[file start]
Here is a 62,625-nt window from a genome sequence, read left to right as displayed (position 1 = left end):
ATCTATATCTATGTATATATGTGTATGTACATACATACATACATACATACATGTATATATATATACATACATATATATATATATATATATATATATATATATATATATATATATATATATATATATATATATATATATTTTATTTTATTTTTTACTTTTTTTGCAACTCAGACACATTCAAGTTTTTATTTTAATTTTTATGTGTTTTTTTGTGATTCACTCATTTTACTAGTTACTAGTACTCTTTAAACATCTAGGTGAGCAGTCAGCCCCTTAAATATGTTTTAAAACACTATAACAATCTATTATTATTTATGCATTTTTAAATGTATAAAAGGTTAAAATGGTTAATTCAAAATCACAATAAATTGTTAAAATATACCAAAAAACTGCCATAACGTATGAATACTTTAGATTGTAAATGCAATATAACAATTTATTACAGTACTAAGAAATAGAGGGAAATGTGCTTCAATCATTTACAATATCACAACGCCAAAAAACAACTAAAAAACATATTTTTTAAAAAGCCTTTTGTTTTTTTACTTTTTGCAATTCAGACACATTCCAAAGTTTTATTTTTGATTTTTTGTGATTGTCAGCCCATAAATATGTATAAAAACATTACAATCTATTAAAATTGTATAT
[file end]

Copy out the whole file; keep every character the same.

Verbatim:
Here is a 62,625-nt window from a genome sequence, read left to right as displayed (position 1 = left end):
ATCTATATCTATGTATATATGTGTATGTACATACATACATACATACATACATGTATATATATATACATACATATATATATATATATATATATATATATATATATATATATATATATATATATATATATATATATATATTTTATTTTATTTTTTACTTTTTTTGCAACTCAGACACATTCAAGTTTTTATTTTAATTTTTATGTGTTTTTTTGTGATTCACTCATTTTACTAGTTACTAGTACTCTTTAAACATCTAGGTGAGCAGTCAGCCCCTTAAATATGTTTTAAAACACTATAACAATCTATTATTATTTATGCATTTTTAAATGTATAAAAGGTTAAAATGGTTAATTCAAAATCACAATAAATTGTTAAAATATACCAAAAAACTGCCATAACGTATGAATACTTTAGATTGTAAATGCAATATAACAATTTATTACAGTACTAAGAAATAGAGGGAAATGTGCTTCAATCATTTACAATATCACAACGCCAAAAAACAACTAAAAAACATATTTTTTAAAAAGCCTTTTGTTTTTTTACTTTTTGCAATTCAGACACATTCCAAAGTTTTATTTTTGATTTTTTGTGATTGTCAGCCCATAAATATGTATAAAAACATTACAATCTATTAAAATTGTATAT